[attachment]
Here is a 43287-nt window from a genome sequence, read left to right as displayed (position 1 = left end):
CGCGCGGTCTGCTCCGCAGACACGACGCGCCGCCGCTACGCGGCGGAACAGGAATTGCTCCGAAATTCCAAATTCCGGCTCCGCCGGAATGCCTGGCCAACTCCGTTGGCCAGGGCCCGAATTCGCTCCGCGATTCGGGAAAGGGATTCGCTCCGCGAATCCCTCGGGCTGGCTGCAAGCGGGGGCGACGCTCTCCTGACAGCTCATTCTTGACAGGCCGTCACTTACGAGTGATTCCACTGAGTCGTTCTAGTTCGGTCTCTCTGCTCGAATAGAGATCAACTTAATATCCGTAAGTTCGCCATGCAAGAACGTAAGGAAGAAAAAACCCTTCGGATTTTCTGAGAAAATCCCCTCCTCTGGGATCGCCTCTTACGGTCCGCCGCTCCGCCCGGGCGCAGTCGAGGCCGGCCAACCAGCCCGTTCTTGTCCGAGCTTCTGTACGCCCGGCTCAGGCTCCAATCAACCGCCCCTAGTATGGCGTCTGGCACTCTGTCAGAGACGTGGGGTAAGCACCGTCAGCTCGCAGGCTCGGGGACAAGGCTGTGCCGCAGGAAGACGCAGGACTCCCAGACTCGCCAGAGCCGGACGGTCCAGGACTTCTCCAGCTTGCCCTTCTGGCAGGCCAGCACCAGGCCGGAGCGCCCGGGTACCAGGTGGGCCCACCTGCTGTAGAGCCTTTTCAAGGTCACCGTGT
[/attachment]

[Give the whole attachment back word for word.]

Here is a 43287-nt window from a genome sequence, read left to right as displayed (position 1 = left end):
CGCGCGGTCTGCTCCGCAGACACGACGCGCCGCCGCTACGCGGCGGAACAGGAATTGCTCCGAAATTCCAAATTCCGGCTCCGCCGGAATGCCTGGCCAACTCCGTTGGCCAGGGCCCGAATTCGCTCCGCGATTCGGGAAAGGGATTCGCTCCGCGAATCCCTCGGGCTGGCTGCAAGCGGGGGCGACGCTCTCCTGACAGCTCATTCTTGACAGGCCGTCACTTACGAGTGATTCCACTGAGTCGTTCTAGTTCGGTCTCTCTGCTCGAATAGAGATCAACTTAATATCCGTAAGTTCGCCATGCAAGAACGTAAGGAAGAAAAAACCCTTCGGATTTTCTGAGAAAATCCCCTCCTCTGGGATCGCCTCTTACGGTCCGCCGCTCCGCCCGGGCGCAGTCGAGGCCGGCCAACCAGCCCGTTCTTGTCCGAGCTTCTGTACGCCCGGCTCAGGCTCCAATCAACCGCCCCTAGTATGGCGTCTGGCACTCTGTCAGAGACGTGGGGTAAGCACCGTCAGCTCGCAGGCTCGGGGACAAGGCTGTGCCGCAGGAAGACGCAGGACTCCCAGACTCGCCAGAGCCGGACGGTCCAGGACTTCTCCAGCTTGCCCTTCTGGCAGGCCAGCACCAGGCCGGAGCGCCCGGGTACCAGGTGGGCCCACCTGCTGTAGAGCCTTTTCAAGGTCACCGTGT